October 2021 Colorado River 24-Month Studies Shift to a More Realistic, but Troubling Future for Lakes Mead and Powell

A shrinking Lake Powell

By Eric Kuhn

The latest Bureau of Reclamation monthly Colorado River modeling runs show an even bigger drop over the next year in Lake Powell’s elevation that previously projected. But this is not an example of bad news getting worse. Instead, a change toward a drier baseline hydrology more accurately reflects the drying of the Colorado River basin in the 21st century.

Usually, during the non-snow accumulation and non-run-off forecast seasons (August – December), the Bureau of Reclamation’s 24-month studies change very little from month to month. Today, however, the basin’s nerds (I’m on that list) that closely follow these studies were in for a sobering surprise. All three of the October studies (most probable, minimum probable, and maximum probable) showed a consistent shift to a drier future. The reason for this shift is disclosed in footnote #1 – “The October 2021 24-Month Study includes the Colorado Basin River Forecast Center shift to the 1991-2020 period of record.”  In simple terms, out are the wet years from the 1980s and in are the more recent dry years from the 2010s.

This shift to the more recent years is important for several reasons. First, the 1991 -2020 period is likely to be much more representative of the future under climate change driven aridification of the basin.  Second, given the depleted state of the system reservoirs, seemingly small changes in storage can have big operational impacts. For example, the September most probable study showed Lake Powell ending Water Year 2022 at elevation 3545’, the October most probable study now shows elevation 3534’. The change is only 11’, but it’s enough to push Lake Powell into the Lower Elevation Balancing Tier for 2023. This means that the projected most probable release from Glen Canyon Dam for Water Year 2023 has gone up from 7.48 maf to 7.818 maf. When Lake Powell is in this bottom tier, the goal is to release between 7 and 9.5 maf/year so as to equalize end of water year storage between Powell and Mead.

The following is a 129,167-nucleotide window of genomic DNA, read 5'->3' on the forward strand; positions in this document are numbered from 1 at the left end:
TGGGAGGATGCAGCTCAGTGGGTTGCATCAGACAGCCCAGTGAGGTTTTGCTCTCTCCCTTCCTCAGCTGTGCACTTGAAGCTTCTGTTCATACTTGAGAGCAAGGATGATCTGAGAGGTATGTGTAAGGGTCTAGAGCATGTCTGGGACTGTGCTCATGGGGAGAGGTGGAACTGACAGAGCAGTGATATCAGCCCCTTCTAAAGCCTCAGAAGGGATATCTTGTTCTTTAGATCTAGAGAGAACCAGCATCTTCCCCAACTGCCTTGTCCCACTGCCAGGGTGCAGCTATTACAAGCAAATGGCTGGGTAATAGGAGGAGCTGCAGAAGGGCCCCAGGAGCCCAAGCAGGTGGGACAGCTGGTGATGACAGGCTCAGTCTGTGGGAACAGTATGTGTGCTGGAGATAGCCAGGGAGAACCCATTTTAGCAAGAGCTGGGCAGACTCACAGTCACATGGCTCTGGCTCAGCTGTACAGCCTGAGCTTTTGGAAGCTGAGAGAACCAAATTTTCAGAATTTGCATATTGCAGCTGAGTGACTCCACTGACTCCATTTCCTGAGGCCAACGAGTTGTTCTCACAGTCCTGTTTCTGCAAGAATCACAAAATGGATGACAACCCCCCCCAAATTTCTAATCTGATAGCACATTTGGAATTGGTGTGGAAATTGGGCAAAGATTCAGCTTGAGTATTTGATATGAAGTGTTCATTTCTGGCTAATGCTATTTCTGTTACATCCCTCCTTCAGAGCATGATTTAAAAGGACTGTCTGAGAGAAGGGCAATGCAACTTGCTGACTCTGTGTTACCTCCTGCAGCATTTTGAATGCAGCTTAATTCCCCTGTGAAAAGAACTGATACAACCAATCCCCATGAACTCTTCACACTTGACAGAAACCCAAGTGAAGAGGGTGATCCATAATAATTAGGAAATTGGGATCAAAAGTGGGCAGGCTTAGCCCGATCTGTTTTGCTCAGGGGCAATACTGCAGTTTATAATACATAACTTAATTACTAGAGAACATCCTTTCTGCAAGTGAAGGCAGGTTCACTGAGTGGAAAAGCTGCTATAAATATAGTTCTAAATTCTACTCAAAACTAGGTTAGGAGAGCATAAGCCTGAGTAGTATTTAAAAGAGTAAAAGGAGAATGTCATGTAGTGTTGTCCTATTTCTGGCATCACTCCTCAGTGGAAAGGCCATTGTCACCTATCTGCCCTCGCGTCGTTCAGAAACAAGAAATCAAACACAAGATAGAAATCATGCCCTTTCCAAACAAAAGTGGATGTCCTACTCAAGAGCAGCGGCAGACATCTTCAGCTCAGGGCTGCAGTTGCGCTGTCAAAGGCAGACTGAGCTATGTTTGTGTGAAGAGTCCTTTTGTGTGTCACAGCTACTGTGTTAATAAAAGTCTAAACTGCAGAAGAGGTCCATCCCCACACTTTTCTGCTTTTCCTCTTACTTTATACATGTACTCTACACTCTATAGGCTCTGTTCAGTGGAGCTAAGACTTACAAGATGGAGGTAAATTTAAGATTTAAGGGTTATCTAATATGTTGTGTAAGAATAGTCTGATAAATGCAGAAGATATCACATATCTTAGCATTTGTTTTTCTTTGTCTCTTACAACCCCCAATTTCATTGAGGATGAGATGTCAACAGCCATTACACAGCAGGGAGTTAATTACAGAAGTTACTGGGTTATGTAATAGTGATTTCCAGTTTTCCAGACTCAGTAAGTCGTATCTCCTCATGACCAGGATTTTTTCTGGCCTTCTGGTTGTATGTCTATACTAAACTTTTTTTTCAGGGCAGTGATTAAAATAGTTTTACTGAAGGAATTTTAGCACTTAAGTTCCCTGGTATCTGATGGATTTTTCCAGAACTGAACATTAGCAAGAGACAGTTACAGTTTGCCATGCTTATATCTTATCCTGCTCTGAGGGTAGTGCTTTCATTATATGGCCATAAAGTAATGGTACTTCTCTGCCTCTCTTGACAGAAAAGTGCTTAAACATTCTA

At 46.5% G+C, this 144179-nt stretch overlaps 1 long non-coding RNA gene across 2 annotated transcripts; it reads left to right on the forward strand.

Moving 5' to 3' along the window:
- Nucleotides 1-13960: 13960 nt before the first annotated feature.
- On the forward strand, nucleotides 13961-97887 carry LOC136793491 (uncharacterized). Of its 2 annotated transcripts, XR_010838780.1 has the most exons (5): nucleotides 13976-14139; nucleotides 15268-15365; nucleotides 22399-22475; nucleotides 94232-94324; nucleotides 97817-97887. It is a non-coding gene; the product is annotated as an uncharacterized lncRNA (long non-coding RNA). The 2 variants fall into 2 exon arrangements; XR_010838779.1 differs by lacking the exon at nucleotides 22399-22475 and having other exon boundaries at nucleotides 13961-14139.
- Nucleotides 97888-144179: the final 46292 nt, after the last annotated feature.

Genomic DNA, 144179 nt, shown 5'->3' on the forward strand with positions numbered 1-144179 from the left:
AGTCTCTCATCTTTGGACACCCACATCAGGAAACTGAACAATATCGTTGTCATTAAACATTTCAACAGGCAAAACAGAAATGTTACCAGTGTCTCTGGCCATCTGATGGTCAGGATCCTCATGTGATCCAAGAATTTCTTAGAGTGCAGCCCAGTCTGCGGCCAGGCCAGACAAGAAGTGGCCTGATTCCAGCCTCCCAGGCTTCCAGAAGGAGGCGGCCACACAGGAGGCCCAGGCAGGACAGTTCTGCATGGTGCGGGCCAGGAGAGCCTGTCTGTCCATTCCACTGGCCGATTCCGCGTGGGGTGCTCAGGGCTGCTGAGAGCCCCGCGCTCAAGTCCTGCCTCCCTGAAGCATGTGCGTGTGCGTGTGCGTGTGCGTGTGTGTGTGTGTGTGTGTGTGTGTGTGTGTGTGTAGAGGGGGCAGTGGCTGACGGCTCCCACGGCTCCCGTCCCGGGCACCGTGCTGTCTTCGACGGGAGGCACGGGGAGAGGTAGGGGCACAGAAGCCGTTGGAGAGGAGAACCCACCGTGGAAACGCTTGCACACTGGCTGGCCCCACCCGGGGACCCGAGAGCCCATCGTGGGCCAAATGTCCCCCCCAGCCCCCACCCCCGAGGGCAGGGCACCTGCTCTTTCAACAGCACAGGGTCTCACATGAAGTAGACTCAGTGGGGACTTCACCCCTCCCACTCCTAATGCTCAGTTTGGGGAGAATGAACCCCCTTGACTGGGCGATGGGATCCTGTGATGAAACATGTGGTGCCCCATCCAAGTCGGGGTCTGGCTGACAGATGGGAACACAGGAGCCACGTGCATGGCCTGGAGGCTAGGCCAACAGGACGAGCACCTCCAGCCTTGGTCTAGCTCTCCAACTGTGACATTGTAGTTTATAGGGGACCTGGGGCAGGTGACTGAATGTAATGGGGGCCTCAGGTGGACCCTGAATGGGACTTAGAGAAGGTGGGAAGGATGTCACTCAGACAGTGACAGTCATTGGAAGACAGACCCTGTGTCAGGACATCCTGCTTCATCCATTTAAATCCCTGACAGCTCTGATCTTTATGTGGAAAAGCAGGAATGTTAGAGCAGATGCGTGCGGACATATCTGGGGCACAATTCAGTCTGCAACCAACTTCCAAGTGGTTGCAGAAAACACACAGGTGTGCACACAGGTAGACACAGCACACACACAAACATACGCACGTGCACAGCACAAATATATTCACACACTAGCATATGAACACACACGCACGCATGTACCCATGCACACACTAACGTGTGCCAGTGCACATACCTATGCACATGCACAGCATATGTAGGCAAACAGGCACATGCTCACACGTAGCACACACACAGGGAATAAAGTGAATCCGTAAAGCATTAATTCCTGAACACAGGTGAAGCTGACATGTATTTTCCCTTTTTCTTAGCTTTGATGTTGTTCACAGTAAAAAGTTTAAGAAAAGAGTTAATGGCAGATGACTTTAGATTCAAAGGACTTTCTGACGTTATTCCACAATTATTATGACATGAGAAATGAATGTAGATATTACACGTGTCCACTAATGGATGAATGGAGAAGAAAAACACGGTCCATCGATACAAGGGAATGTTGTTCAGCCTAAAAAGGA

For another example, look at the minimum probable studies. The September version shows Lake Powell bottoming out at 3482’ while in the October version it’s 3467’.  Again, only a 15’ difference, but since the minimum power elevation is 3490’ it has a big impact on how long the power plant will be unable to produce power. Which in turn has an enormous impact on the Upper Basin Fund cash flow.  The September minimum probable showed Glen Canyon Dam not producing power for about 21/2 months. See the graph below, under the October version a Glen Canyon Dam power plant outage could be as long as ten months (if not all year).  From a cash flow perspective, the difference is about $200 million.

The shift in the period of record traditionally only happens once per decade. It is a good thing it happened this year. Given what we’ve seen over the last 20 years, the shift will add needed conservatism and urgency to the Basin’s efforts to bring our water use in balance with the available supply.

What might planning for an 11 million acre foot or 10 million acre foot Colorado River look like?

One of the central questions dimly visible in the early discussions around the upcoming renegotiation of the Colorado River’s water operations and allocations rules is the question of how bad a “worst case” scenario should be considered.